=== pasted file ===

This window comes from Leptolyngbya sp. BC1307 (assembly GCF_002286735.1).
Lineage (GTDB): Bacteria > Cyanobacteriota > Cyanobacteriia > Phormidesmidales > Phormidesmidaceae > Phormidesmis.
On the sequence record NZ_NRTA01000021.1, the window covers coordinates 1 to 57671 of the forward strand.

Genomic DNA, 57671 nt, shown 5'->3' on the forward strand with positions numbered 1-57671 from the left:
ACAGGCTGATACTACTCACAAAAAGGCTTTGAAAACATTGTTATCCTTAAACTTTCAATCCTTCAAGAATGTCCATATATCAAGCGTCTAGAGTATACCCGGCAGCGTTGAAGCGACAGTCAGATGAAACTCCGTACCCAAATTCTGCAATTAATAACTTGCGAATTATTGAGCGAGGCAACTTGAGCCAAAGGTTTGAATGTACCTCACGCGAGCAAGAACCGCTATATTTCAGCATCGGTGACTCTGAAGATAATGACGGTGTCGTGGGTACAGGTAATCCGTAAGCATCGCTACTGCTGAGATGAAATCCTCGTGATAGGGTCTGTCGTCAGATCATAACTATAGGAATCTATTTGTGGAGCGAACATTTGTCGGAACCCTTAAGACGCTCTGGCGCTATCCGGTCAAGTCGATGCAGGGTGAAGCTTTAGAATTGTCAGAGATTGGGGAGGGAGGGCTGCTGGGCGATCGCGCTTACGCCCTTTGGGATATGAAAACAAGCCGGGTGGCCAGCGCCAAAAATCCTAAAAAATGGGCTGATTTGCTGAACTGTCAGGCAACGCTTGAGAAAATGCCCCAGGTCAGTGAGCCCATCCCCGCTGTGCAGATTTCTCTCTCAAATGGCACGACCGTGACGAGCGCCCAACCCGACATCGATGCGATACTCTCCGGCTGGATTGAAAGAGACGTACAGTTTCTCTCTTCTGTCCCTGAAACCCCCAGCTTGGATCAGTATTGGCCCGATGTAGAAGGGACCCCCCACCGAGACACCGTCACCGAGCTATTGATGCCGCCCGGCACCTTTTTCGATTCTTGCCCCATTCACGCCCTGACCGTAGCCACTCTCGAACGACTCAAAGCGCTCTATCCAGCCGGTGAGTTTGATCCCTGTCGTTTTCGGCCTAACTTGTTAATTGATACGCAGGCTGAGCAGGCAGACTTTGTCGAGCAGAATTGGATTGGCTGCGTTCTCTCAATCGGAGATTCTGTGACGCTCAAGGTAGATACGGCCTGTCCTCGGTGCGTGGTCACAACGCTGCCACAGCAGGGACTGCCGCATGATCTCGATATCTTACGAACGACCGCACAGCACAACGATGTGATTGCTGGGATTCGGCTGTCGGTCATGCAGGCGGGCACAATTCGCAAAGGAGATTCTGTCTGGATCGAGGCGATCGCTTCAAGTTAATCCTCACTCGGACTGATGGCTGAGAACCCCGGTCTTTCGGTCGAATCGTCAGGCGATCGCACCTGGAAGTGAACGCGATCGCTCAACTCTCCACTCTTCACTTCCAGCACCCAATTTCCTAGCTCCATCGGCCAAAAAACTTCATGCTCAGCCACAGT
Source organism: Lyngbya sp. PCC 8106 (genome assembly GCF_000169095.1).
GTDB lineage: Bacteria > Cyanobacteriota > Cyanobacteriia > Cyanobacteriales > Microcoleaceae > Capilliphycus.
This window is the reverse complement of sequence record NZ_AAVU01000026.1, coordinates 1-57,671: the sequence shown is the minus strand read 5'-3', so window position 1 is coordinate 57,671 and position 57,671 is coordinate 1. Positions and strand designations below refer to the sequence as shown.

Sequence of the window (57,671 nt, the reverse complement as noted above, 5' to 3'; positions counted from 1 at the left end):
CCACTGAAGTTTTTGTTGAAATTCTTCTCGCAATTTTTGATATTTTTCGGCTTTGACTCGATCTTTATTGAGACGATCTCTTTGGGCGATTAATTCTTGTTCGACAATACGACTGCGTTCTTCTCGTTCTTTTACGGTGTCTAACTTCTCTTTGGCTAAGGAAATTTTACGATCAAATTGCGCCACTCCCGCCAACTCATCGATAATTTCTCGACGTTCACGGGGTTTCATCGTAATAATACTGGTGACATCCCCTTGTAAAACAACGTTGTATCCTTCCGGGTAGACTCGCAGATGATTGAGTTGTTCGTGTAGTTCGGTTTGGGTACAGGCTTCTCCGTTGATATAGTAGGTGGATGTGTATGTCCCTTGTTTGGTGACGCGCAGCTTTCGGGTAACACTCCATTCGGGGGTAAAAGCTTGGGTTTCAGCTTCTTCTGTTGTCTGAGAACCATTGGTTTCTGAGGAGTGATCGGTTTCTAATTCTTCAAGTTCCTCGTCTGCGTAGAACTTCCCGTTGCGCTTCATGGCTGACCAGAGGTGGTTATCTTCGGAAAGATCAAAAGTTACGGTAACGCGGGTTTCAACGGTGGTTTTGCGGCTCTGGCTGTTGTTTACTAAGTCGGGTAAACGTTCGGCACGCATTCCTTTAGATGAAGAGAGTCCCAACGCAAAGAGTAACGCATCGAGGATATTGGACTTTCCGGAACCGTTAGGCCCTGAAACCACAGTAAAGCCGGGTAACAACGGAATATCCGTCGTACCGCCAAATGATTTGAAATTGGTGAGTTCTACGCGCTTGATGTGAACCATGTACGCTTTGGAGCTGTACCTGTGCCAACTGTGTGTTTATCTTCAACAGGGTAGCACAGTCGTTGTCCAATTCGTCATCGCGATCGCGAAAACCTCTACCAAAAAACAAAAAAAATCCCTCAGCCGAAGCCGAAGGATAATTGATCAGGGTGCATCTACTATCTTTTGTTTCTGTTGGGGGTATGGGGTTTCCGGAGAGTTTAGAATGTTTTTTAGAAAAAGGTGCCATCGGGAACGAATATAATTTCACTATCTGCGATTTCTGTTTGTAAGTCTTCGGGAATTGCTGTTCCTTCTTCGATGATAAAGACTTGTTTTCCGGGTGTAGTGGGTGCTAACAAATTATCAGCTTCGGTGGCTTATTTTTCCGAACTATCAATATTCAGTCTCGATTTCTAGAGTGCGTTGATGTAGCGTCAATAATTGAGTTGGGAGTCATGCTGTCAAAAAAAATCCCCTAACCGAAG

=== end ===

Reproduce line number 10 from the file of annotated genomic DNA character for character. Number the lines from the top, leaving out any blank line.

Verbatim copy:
CCACTGAAGTTTTTGTTGAAATTCTTCTCGCAATTTTTGATATTTTTCGGCTTTGACTCGATCTTTATTGAGACGATCTCTTTGGGCGATTAATTCTTGTTCGACAATACGACTGCGTTCTTCTCGTTCTTTTACGGTGTCTAACTTCTCTTTGGCTAAGGAAATTTTACGATCAAATTGCGCCACTCCCGCCAACTCATCGATAATTTCTCGACGTTCACGGGGTTTCATCGTAATAATACTGGTGACATCCCCTTGTAAAACAACGTTGTATCCTTCCGGGTAGACTCGCAGATGATTGAGTTGTTCGTGTAGTTCGGTTTGGGTACAGGCTTCTCCGTTGATATAGTAGGTGGATGTGTATGTCCCTTGTTTGGTGACGCGCAGCTTTCGGGTAACACTCCATTCGGGGGTAAAAGCTTGGGTTTCAGCTTCTTCTGTTGTCTGAGAACCATTGGTTTCTGAGGAGTGATCGGTTTCTAATTCTTCAAGTTCCTCGTCTGCGTAGAACTTCCCGTTGCGCTTCATGGCTGACCAGAGGTGGTTATCTTCGGAAAGATCAAAAGTTACGGTAACGCGGGTTTCAACGGTGGTTTTGCGGCTCTGGCTGTTGTTTACTAAGTCGGGTAAACGTTCGGCACGCATTCCTTTAGATGAAGAGAGTCCCAACGCAAAGAGTAACGCATCGAGGATATTGGACTTTCCGGAACCGTTAGGCCCTGAAACCACAGTAAAGCCGGGTAACAACGGAATATCCGTCGTACCGCCAAATGATTTGAAATTGGTGAGTTCTACGCGCTTGATGTGAACCATGTACGCTTTGGAGCTGTACCTGTGCCAACTGTGTGTTTATCTTCAACAGGGTAGCACAGTCGTTGTCCAATTCGTCATCGCGATCGCGAAAACCTCTACCAAAAAACAAAAAAAATCCCTCAGCCGAAGCCGAAGGATAATTGATCAGGGTGCATCTACTATCTTTTGTTTCTGTTGGGGGTATGGGGTTTCCGGAGAGTTTAGAATGTTTTTTAGAAAAAGGTGCCATCGGGAACGAATATAATTTCACTATCTGCGATTTCTGTTTGTAAGTCTTCGGGAATTGCTGTTCCTTCTTCGATGATAAAGACTTGTTTTCCGGGTGTAGTGGGTGCTAACAAATTATCAGCTTCGGTGGCTTATTTTTCCGAACTATCAATATTCAGTCTCGATTTCTAGAGTGCGTTGATGTAGCGTCAATAATTGAGTTGGGAGTCATGCTGTCAAAAAAAATCCCCTAACCGAAG